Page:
rain so we spent time catching up on the chores, housework ! The weather quickly cleared and at lunchtime we headed off to Farm Beach. which is another fisho holiday spot. To the north west of this beach is Gallipoli Beach, so named as it was a location where some of the famous Australian movie Gallipoli was filmed, Following a rocky dirt 4WD track for 4Klm we drove around a bend to see the most beautiful cove with turquoise waters below us, After actually visiting the real Gallipoli we could see the similarities and understand why the movie was made here. The waters were too tempting , so it was a slow scrabble down to the beach and with not a soul in sight we made our way around the cove, Jackie is loving all these beaches and this one was no different - straight into the water for her. Trish followed, but only for a paddle as the waters of the Southern Ocean are a bit on the chilly side and well known for you know whats!
Today is is the 27th of Oct, a day of highs and lows for Trish and I, The low being it
Fishermans Memorial - to those that have been lost at sea...there were alot of names !
was Matt's birthday and for the first time neither of us would be there to share it. Lots of presents and cards arriving on the day and lots of phone calls helped ease the pain. We also knew he had a busy day catching up for lunch with his "Grandies", as he calls them, and Penny later that day.
So, we headed off to Whalers Way , situated some 30 Klms south west of Pt Lincoln. Stopping at the tourist info centre to collect a gate key we also sneaked in a quick coffee.
With key and map in hand we set off, Whalers Way (WW) is privately owned land and is sighted at the right hand point of Fishery Bay, where there are 14 Klms of dirt roads and tracks which is completely sign posted so that Joe Blow tourist wont get lost. WW is a flora and fauna reserve and was so named because of the close association of the area with whaling operations carried out in Sleaford Bay. The shore based whaling station operated between 1837 and 1841 and in its time was only ever moderately successful.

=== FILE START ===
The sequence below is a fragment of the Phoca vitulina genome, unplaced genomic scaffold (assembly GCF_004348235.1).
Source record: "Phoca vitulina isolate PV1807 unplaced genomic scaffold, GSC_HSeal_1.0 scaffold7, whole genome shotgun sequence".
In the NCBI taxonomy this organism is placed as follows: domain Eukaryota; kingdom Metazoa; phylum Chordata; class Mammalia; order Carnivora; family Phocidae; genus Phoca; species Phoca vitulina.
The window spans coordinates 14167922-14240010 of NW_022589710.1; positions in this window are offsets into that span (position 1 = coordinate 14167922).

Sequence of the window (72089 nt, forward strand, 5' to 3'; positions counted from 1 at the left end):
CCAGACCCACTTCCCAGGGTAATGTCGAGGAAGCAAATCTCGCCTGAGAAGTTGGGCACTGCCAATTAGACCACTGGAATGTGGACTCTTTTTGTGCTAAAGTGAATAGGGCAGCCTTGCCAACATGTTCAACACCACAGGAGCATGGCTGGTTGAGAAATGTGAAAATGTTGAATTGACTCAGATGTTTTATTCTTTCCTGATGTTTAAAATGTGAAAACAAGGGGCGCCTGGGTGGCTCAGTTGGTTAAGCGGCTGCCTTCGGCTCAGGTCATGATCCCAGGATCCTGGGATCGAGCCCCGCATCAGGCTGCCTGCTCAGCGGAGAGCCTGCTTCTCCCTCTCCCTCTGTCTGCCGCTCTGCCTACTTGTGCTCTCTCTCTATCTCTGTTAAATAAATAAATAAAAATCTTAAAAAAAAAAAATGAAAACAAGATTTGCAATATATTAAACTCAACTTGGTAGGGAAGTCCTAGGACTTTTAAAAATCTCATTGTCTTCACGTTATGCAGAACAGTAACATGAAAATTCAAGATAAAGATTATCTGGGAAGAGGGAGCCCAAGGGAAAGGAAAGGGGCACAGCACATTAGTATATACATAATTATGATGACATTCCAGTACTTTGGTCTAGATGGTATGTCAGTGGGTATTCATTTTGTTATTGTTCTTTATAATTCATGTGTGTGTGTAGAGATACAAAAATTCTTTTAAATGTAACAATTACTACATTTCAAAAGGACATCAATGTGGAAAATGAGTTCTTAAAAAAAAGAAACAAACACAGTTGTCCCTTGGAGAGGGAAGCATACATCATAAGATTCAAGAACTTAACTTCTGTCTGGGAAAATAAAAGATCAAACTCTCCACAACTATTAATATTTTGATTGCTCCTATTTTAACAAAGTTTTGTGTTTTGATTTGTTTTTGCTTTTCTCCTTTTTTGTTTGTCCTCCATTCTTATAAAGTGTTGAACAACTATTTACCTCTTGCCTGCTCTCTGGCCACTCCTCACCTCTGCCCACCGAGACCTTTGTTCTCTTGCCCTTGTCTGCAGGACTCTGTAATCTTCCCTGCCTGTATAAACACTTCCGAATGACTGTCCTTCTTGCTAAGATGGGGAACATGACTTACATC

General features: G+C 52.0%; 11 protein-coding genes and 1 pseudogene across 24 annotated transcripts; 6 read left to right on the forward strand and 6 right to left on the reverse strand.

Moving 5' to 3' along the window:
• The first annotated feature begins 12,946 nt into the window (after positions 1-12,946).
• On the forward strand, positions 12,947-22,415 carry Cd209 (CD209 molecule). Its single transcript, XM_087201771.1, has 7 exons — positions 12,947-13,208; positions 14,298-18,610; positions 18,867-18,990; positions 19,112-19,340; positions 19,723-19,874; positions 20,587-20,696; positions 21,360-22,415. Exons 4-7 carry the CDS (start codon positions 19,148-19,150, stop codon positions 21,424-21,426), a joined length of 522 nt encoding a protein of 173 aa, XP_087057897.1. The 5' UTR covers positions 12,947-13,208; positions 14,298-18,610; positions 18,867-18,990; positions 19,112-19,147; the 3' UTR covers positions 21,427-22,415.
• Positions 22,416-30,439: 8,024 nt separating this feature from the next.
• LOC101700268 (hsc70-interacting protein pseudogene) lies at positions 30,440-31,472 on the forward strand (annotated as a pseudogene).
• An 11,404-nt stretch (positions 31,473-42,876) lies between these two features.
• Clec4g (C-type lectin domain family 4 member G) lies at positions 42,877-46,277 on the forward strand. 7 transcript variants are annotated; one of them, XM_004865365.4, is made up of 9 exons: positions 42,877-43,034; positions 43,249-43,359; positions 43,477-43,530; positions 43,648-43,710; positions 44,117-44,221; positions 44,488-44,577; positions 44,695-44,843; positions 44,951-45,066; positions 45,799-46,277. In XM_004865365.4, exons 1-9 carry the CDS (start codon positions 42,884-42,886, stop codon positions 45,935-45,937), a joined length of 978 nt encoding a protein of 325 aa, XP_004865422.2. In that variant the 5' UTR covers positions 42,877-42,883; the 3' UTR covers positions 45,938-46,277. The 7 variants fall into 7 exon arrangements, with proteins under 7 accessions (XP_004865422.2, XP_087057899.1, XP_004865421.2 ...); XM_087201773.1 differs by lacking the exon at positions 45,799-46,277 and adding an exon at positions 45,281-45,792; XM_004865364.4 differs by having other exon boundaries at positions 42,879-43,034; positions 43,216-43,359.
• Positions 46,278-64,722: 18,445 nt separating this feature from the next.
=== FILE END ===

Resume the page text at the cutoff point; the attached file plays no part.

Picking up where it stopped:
The whale or whales would be sighted
from the prominent headlands in the area and boats would give chase from Fishery Bay beach. Hence the name of WW which follows the cliff tops around the most southerly tip of the EP. Some of the places we visited included Carlsons Cove, Pioneer Lookout, Top Gallant Cliffs, Baleen Blowhole, Mainsail Break and D'Anville Bay.
A couple that really took our interest were Cape Wiles, named by Matthew Flinders 19 Feb 1802 after his friend Wiles, A 106 metre high cliff and some fur seals down on the rocks from a colony based here below made this a memorable location.
Theakstone's Crevasse named by Frank Mort during the 1930's after the Theakstone Family who settled in this area in 1889. This is one of the unique features of the fabulous WW - a fault fracture occurring millions of years ago. Some 13 mtrs deep and with 9mtr high walls its ruggedness was awe inspiring - hope the attched pics do it justice!.
Cape Garnot the most South Westerly tip of the EP, named by Nicholas Baudin who followed Matthew Flinders to this area. The oldest rock in SA, approx 2643 million years old makes up the tip
They also have pleasure craft at the bottom of the garden !
of this cape. We sat here for ages watching the Southern Ocean hitting the rocks and cliff faces, sending sea spray into the air, It would have been great to sit here and see the famed Sthn Ocean's gigantic swells but then I would assume the weather would not have been as nice as when we were there.
After a great day it was back to the Info Centre to return the key and collect our deposit and home to Coffin Bay . We then opened a chilled bottle of Rowanston Blanc De Noir and toast Matt;s Birthday.
There are more photos below